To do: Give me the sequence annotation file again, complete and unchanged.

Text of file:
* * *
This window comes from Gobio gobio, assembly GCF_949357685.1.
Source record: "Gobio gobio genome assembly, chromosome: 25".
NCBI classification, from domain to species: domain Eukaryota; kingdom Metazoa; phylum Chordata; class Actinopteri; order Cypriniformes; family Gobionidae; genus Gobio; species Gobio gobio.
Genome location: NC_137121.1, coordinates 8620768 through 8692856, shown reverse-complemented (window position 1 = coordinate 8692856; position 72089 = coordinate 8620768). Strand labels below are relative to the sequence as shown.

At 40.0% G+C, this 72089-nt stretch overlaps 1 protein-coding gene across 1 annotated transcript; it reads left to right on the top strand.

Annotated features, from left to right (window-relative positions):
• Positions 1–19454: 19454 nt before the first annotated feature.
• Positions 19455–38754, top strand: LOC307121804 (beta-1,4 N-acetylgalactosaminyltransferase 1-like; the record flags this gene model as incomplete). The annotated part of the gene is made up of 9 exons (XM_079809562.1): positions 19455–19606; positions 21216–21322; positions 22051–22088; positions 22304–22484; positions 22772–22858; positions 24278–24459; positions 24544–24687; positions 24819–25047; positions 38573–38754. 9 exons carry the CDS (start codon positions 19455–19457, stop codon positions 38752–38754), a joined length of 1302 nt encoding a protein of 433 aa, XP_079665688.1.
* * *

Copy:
This window comes from Gobio gobio, assembly GCF_949357685.1.
Source record: "Gobio gobio genome assembly, chromosome: 25".
NCBI classification, from domain to species: domain Eukaryota; kingdom Metazoa; phylum Chordata; class Actinopteri; order Cypriniformes; family Gobionidae; genus Gobio; species Gobio gobio.
Genome location: NC_137121.1, coordinates 8620768 through 8692856, shown reverse-complemented (window position 1 = coordinate 8692856; position 72089 = coordinate 8620768). Strand labels below are relative to the sequence as shown.

At 40.0% G+C, this 72089-nt stretch overlaps 1 protein-coding gene across 1 annotated transcript; it reads left to right on the top strand.

Annotated features, from left to right (window-relative positions):
• Positions 1–19454: 19454 nt before the first annotated feature.
• Positions 19455–38754, top strand: LOC307121804 (beta-1,4 N-acetylgalactosaminyltransferase 1-like; the record flags this gene model as incomplete). The annotated part of the gene is made up of 9 exons (XM_079809562.1): positions 19455–19606; positions 21216–21322; positions 22051–22088; positions 22304–22484; positions 22772–22858; positions 24278–24459; positions 24544–24687; positions 24819–25047; positions 38573–38754. 9 exons carry the CDS (start codon positions 19455–19457, stop codon positions 38752–38754), a joined length of 1302 nt encoding a protein of 433 aa, XP_079665688.1.